9. Chapter 5 Recommend solutions
    (pp. 77-85)

    Discerning problems is one thing. Solving them is quite another. Take an example from the previous chapter: analysts found that almost half the teachers in three Ghanaian school districts miss at least a day of school. But are those analysts in a position to develop a solution? Can they figure out what reforms will keep schools open and teachers teaching? And if so, can they convince the government to adopt them? Similar questions could be asked about each of the wide range of problems with the funding and provision of education and health services in developing countries presented in this...

  10. Chapter 6 Disseminate and advocate
    (pp. 86-97)

    After discerning the problems with service delivery, and designing feasible solutions to those problems, the final step for independent monitoring organizations is to inform fellow citizens about their findings and persuade policymakers to implement their solutions. Chapters 2—5 have highlighted independent monitoring organizations’ ability to develop subtle understandings of problems with service delivery and to recommend useful solutions. This chapter deals with how independent monitoring organizations finally use their findings.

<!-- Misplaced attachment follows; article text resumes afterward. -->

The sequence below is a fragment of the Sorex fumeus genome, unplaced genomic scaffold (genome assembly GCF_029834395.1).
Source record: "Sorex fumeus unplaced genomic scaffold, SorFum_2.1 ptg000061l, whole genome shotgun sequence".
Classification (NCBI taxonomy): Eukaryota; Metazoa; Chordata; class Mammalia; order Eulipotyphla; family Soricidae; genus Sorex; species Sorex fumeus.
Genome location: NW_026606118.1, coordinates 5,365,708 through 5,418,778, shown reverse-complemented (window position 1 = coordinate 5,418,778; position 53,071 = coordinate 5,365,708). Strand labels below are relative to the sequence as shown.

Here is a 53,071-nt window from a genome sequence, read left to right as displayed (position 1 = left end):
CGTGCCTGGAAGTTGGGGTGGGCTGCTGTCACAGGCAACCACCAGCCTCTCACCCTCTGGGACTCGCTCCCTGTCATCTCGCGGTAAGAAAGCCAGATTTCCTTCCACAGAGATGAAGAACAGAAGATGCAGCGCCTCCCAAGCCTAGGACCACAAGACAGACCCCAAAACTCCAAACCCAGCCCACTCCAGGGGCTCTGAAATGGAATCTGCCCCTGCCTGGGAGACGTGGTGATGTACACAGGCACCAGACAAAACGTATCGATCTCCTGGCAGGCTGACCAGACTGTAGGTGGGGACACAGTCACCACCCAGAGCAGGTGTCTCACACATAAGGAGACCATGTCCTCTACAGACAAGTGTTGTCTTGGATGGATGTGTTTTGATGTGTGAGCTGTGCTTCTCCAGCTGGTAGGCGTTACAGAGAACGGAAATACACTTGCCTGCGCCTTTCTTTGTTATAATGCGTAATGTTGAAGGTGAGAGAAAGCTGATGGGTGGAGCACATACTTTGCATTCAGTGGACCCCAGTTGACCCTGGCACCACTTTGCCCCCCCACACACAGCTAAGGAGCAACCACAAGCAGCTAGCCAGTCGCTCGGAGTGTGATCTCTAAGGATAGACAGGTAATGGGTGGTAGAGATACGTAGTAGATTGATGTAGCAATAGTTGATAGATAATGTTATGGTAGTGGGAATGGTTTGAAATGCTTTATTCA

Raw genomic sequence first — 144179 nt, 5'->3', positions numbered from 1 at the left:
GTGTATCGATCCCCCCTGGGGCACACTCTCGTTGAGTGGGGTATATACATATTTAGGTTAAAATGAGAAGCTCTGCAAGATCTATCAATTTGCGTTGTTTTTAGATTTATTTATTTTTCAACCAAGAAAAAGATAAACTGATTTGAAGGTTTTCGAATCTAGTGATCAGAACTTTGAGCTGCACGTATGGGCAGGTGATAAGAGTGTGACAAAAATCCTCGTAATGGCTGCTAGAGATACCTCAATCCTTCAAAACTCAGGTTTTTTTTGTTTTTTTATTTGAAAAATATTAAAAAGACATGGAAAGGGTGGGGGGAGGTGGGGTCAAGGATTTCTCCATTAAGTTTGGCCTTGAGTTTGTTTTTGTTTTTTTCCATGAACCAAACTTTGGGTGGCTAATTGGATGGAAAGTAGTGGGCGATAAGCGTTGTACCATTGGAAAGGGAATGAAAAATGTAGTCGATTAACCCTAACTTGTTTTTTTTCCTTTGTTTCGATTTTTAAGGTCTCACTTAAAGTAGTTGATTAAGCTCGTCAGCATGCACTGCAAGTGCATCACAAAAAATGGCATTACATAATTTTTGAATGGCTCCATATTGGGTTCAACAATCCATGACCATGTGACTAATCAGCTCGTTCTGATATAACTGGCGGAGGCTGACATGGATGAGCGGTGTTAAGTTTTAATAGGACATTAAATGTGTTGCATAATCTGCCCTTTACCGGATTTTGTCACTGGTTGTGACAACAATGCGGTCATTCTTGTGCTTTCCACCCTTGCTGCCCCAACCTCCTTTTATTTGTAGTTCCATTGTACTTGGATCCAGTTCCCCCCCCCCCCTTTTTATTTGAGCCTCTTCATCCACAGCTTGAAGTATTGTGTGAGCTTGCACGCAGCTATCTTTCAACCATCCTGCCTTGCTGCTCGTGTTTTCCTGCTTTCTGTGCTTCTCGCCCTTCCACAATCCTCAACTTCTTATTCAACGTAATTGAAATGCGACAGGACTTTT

Independent monitoring organizations can use results from their studies in two ways: disseminating their findings and recommendations and directly advocating for those recommendations. Dissemination seeks to influence the government...

  11. Chapter 7 Possibilities and lessons of independent monitoring
    (pp. 98-104)

    This book opened with a simple idea. No one is better placed to judge a government than those it governs, and no one is better positioned to monitor government services to ensure that they perform well and transparently than the citizens who use those services. The embodiment of this idea is the independent monitoring organization—typically a small group of analysts and advocates who assess government policies and services in the hope of improving transparency and performance. Independent monitoring organizations have a head start in assessing the government because their analysts are also citizens. They live with the government. They...

  12. References
    (pp. 105-108)
  13. Index
    (pp. 109-118)
  14. Back Matter
    (pp. 119-120)